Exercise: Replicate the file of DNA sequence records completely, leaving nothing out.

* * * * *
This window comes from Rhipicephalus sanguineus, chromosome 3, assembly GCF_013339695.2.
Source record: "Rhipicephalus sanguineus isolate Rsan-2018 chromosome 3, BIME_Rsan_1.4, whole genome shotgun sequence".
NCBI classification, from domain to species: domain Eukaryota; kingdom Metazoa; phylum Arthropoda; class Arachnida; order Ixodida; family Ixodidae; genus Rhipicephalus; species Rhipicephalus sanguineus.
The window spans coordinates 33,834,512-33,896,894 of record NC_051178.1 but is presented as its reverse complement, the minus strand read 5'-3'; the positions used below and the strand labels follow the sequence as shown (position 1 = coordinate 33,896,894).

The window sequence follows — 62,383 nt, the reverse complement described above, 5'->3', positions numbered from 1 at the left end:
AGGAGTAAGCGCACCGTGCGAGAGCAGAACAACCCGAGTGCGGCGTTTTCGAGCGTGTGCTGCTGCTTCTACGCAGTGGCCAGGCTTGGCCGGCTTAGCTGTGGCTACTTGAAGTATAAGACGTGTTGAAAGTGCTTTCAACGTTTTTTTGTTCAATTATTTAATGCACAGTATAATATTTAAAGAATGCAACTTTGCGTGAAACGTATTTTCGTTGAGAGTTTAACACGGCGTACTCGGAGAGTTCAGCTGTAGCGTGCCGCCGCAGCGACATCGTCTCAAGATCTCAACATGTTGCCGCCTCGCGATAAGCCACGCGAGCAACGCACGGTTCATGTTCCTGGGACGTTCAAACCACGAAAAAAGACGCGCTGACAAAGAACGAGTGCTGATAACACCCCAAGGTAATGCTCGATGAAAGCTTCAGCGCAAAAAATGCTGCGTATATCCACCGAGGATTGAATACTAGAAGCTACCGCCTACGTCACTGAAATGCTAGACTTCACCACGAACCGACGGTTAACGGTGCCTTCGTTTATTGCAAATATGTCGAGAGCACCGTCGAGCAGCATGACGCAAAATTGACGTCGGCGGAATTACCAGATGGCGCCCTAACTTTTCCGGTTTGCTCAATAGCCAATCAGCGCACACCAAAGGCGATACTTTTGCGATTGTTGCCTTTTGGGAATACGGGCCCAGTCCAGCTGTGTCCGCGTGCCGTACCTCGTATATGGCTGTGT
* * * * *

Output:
This window comes from Rhipicephalus sanguineus, chromosome 3, assembly GCF_013339695.2.
Source record: "Rhipicephalus sanguineus isolate Rsan-2018 chromosome 3, BIME_Rsan_1.4, whole genome shotgun sequence".
NCBI classification, from domain to species: domain Eukaryota; kingdom Metazoa; phylum Arthropoda; class Arachnida; order Ixodida; family Ixodidae; genus Rhipicephalus; species Rhipicephalus sanguineus.
The window spans coordinates 33,834,512-33,896,894 of record NC_051178.1 but is presented as its reverse complement, the minus strand read 5'-3'; the positions used below and the strand labels follow the sequence as shown (position 1 = coordinate 33,896,894).

The window sequence follows — 62,383 nt, the reverse complement described above, 5'->3', positions numbered from 1 at the left end:
AGGAGTAAGCGCACCGTGCGAGAGCAGAACAACCCGAGTGCGGCGTTTTCGAGCGTGTGCTGCTGCTTCTACGCAGTGGCCAGGCTTGGCCGGCTTAGCTGTGGCTACTTGAAGTATAAGACGTGTTGAAAGTGCTTTCAACGTTTTTTTGTTCAATTATTTAATGCACAGTATAATATTTAAAGAATGCAACTTTGCGTGAAACGTATTTTCGTTGAGAGTTTAACACGGCGTACTCGGAGAGTTCAGCTGTAGCGTGCCGCCGCAGCGACATCGTCTCAAGATCTCAACATGTTGCCGCCTCGCGATAAGCCACGCGAGCAACGCACGGTTCATGTTCCTGGGACGTTCAAACCACGAAAAAAGACGCGCTGACAAAGAACGAGTGCTGATAACACCCCAAGGTAATGCTCGATGAAAGCTTCAGCGCAAAAAATGCTGCGTATATCCACCGAGGATTGAATACTAGAAGCTACCGCCTACGTCACTGAAATGCTAGACTTCACCACGAACCGACGGTTAACGGTGCCTTCGTTTATTGCAAATATGTCGAGAGCACCGTCGAGCAGCATGACGCAAAATTGACGTCGGCGGAATTACCAGATGGCGCCCTAACTTTTCCGGTTTGCTCAATAGCCAATCAGCGCACACCAAAGGCGATACTTTTGCGATTGTTGCCTTTTGGGAATACGGGCCCAGTCCAGCTGTGTCCGCGTGCCGTACCTCGTATATGGCTGTGT